WASHINGTON D.C., OCT. 4: Garbage rubbish truck with rear end loader parked in Washington D.C., United States taken on Oct. 4, 2009.

The advent and development of the rubbish truck

Until the Middle Ages, everyone cleared their own rubbish or put it on the street. Then a cart pulled by horses would come by to collect it. Nowadays, waste collection goes through motorised rubbish trucks. We would like to tell you more about how the rubbish truck came into being and what variants there are today.

The emergence

We have all been waste sorting and recycling more and more. It has to be done with the environment in mind. The image below shows the progression of how waste separation and collection has evolved. From putting junk on the streets to recycling, disposing of it through sewers and collecting it via motorised rubbish trucks.

Cart pulled by horses
The predecessor of the rubbish truck is a cart pulled by horses. This method of waste collection was used until the end of the 19th century. In 1910, the first ‘automobile rubbish truck’ was used in the Netherlands in Amsterdam and The Hague. Not much later in 1930, almost all ‘cart and horse rubbish trucks’ were replaced by the motorised rubbish truck.

Cracker truck
Subsequently, the cracker truck made its appearance. This rubbish truck crushes the rubbish directly, making it easier to work later in the rubbish disposal process. Rotterdam had the first squatter car in 1956.

Trump trucks
From 1970, rubbish was no longer presented in individual dustbins, but in bin bags. The drum trolley was invented for this purpose. This type of rubbish truck crushes the bags, allowing the best possible use of space in the rubbish truck.

Cliko rubbish trucks
Finally, the rubbish trucks that can empty click bins. These were deployed from the late 1970s.

Types of rubbish trucks

There are a lot of types of rubbish trucks these days. On TrucksNL, there is a spacious selection of garbage trucks, so you can find the suitable refuse truck for every kind of waste collection.

In general, there are four types that empty containers/clogs: rear loaders, top loaders, front loaders and side loaders. Each type, of course, is suitable for a different method of waste collection.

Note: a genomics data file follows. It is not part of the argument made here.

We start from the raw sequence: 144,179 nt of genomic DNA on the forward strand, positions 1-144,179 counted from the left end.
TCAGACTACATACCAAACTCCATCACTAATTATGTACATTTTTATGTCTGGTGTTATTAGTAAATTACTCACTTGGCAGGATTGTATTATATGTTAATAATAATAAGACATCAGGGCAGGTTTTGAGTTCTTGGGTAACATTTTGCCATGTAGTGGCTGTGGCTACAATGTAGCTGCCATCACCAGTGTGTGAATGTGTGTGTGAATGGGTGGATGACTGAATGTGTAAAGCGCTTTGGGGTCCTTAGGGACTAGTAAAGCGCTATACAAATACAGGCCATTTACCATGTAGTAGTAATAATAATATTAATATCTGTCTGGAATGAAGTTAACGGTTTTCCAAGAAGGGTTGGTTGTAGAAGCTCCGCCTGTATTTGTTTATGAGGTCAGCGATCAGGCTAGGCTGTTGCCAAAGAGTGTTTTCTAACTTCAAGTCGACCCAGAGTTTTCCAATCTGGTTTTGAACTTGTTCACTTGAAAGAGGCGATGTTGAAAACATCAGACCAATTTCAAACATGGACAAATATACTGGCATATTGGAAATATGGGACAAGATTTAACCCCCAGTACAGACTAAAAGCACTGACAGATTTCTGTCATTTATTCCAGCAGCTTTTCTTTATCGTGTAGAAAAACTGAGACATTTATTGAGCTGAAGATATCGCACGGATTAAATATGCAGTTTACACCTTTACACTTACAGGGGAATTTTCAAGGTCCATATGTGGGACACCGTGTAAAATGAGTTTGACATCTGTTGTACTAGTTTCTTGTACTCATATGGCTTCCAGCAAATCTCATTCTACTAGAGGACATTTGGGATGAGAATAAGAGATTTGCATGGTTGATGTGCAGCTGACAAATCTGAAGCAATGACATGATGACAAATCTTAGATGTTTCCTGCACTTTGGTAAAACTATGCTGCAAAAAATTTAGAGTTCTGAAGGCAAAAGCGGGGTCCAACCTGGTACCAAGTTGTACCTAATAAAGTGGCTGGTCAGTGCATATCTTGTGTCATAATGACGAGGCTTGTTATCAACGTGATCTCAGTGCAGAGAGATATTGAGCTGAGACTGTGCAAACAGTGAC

This rubbish truck is most common in the Netherlands. It can empty up to two wheelie bins via the loader at the back of the truck. The bucket of this rubbish truck works with a tipping system, this allows it to be emptied quickly when it is full.

With superchargers underground containers are emptied. A truck-mounted crane is attached to the rubbish truck that can ‘pull’ the containers out of the ground.

Front-end loaders
For a front-end loader, there is a kind of fork attached to an arm at the front. This means only one rubbish collector is needed – the driver. The disadvantage, however, is that the container must always be in front of the truck.

Side loaders
Side loaders are usually used in less urban areas. This allows the truck to continue driving while being fully loaded. Other types of waste such as bulky waste, loose small rubbish lying around on the street and plastic bags also have rubbish trucks built to handle them.

This requires a rubbish truck with a crane or pressing mechanism. The compactor mechanism is particularly handy, as it compresses the bulky waste immediately in the loading space. A disadvantage with a press mechanism is that the truck has to be loaded manually.

Loose small waste
Loose small waste is usually found on the streets such as cans, chip bags, drinks bottles and more. To clean up this waste, a rubbish truck with a hose that works like a ‘hoover’ can be used. The hose is at the top and is often also used to empty underground containers.

Plastic bags
Plastic bags have a large volume. That is why rubbish trucks with press mechanism are always used to compress the bags.


Truck manufacturers and municipalities have been developing more environmentally friendly rubbish trucks for a while now. For example, two hybrid rubbish trucks were already driving in Rotterdam in 2019.

A hybrid rubbish truck runs not only on an internal combustion engine, but also on and electric motor and a battery. The battery then lets up while driving. This happens because the combustion engine drives an alternator.

Hybrid rubbish trucks have the advantage that they create less noise. This is very beneficial for waste collection on early mornings. In addition, hybrid rubbish trucks use 15-30% less fuel and emit 20% less CO2.